In other Iraq news, new details have been revealed in the rape of an Iraqi teenager and the murder of her and her family by U.S. troops in the town of Mahmoudiya. The Associated Press reports the military knew the alleged ringleader in the case had homicidal tendencies and spoke about his desire to kill Iraqis. The suspect, former Private Steven Green, is accused of raping 14-year-old Abeer Kassem Hamza al-Janabi and then killing her along with her two parents and five-year-old sister last March. Three months earlier, Green told an Army stress team he desired to avenge the death of fellow soldiers and kill Iraqi citizens. Green was prescribed a mood drug and told to get more sleep. He returned to duty the following day. One soldier has already been sentenced to 90 years. Green and four others face charges.
In other news, Hamas appeared to break new ground Wednesday over its stance on recognizing Israel. In an interview with the Reuters news agency, exiled Hamas political leader Khaled Meshal said Hamas sees Israel as a “reality” that exists. Meshal suggested formal recognition of Israel would come if Israel agreed to recognize a Palestinian state.
Hamas political leader Khaled Meshal: “This is reality, but I do not deal with it from the point of view of recognizing or admitting it. It is a fact that was the result of historical factors. We today are talking of Arab and Palestinian readiness to accept a state on 1967 borders on the assumption that this will provide an important amount of stability and peace in the region. The question is: Is there Israeli, American and international readiness to admit this Palestinian demand?”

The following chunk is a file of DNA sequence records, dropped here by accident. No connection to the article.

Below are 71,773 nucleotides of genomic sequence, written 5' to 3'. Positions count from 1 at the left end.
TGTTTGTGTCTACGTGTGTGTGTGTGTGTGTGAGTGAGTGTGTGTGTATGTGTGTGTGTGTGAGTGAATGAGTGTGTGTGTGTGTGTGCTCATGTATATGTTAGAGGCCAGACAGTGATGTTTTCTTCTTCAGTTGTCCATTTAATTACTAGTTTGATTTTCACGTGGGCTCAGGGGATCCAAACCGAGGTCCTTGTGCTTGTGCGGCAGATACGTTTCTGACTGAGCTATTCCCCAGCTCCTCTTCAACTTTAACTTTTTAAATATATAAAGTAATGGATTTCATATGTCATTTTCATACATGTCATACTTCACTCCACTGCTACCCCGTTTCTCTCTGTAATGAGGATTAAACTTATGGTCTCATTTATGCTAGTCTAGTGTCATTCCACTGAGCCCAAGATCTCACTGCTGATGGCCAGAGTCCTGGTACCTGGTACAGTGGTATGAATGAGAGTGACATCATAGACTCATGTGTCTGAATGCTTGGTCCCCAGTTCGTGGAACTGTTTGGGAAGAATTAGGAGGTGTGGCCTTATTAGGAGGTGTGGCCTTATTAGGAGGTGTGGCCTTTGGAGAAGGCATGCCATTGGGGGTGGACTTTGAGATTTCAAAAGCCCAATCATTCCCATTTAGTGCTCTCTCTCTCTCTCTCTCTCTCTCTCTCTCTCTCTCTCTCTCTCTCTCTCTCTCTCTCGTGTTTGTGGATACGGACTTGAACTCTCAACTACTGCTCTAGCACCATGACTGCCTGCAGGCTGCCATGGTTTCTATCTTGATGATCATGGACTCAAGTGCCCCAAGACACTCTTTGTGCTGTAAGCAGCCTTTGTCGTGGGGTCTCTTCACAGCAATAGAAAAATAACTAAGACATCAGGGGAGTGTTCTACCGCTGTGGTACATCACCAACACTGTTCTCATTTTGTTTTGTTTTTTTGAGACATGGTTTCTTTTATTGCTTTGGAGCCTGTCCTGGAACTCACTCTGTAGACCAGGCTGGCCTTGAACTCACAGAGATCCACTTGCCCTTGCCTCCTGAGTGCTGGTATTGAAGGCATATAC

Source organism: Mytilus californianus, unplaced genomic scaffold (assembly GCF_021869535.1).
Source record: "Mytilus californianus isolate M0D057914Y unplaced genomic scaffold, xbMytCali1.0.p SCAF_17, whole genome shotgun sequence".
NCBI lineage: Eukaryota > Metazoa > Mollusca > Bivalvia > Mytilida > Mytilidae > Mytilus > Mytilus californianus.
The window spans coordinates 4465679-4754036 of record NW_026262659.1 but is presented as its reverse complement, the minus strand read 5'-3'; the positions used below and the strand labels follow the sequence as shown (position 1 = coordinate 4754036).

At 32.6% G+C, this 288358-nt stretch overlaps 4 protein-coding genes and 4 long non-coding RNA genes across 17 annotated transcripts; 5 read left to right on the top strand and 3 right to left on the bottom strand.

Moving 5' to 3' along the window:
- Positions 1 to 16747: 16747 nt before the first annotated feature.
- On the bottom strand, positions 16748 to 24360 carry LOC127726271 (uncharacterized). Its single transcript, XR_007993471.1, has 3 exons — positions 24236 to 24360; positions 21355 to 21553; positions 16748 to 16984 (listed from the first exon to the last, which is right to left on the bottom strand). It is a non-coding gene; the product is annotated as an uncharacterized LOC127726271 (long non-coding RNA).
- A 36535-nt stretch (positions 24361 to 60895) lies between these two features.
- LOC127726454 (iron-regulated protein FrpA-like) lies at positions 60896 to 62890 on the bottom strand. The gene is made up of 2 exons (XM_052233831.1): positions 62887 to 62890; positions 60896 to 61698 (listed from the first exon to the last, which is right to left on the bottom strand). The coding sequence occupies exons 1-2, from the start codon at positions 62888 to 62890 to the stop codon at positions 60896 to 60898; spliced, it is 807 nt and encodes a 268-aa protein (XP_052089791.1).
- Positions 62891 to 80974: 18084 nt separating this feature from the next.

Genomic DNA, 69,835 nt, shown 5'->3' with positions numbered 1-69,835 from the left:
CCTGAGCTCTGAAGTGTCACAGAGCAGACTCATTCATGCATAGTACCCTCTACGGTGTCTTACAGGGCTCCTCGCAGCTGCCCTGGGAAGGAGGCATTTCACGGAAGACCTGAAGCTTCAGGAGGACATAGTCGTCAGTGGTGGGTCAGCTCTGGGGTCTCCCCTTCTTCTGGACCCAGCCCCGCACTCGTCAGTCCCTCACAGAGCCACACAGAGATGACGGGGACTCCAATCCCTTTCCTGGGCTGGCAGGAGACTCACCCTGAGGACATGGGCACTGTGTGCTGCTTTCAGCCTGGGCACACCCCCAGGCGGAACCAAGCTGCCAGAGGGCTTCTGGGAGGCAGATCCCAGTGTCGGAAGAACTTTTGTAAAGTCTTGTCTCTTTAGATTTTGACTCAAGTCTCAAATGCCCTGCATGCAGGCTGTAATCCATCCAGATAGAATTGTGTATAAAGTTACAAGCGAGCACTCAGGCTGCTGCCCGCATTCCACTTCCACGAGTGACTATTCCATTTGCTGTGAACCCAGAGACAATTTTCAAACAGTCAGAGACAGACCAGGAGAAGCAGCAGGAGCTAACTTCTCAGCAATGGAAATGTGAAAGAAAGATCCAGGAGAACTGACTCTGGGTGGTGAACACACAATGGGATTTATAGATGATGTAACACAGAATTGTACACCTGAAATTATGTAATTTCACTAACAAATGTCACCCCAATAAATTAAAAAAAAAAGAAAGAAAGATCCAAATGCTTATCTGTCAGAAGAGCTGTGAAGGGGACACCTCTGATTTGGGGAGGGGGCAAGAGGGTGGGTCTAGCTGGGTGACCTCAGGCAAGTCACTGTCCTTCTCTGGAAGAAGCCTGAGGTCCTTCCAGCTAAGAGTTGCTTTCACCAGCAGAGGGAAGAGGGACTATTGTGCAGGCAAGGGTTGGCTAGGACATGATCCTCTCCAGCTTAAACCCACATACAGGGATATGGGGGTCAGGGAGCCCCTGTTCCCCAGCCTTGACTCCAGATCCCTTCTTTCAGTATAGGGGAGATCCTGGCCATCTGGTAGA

In Sudan, President Omar Hassan al-Bashir said Wednesday he’d agree to a new two-month ceasefire in Darfur. Rebel groups are also said to have agreed to the temporary truce, but both sides have defied similar efforts in the past. Bashir also repeated his government’s rejection of a peacekeeping force led by the U.N. Meanwhile at the U.N., Secretary-General Ban Ki-moon pledged to address the Darfur crisis at his first overseas trip to this month’s African Union summit in Ethiopia.
U.N. Secretary-General Ban Ki-moon: “I’m formally committed to resolve this issue as soon as possible to prevent further sufferings of innocent people in the Darfur area.”
In Ethiopia, exiled former leader Mengistu Haile Mariam was sentenced to life in prison Thursday after an absentee trial that spanned more than a decade. Mengistu was found guilty of killing thousands of people during his 17 years in power beginning in 1974. Mengistu currently lives in Zimbabwe, where government officials say he will not be extradited.
In environmental news, the European Union unveiled a new energy policy Wednesday that claims the fight against global warming as a central factor. European Commission President Jose Manuel Barroso made the announcement in Brussels.
European Commission President Jose Manuel Barroso: “Today the European Commission will call on the European Council to agree to promote a 30 percent cut in greenhouse gas emissions by 2020 for developed countries in international negotiations. But European Union needs to act now. This is why we propose a European Union commitment now to reduce European Union greenhouse emissions by at least 20 percent by 2020 as compared to 1990 levels.”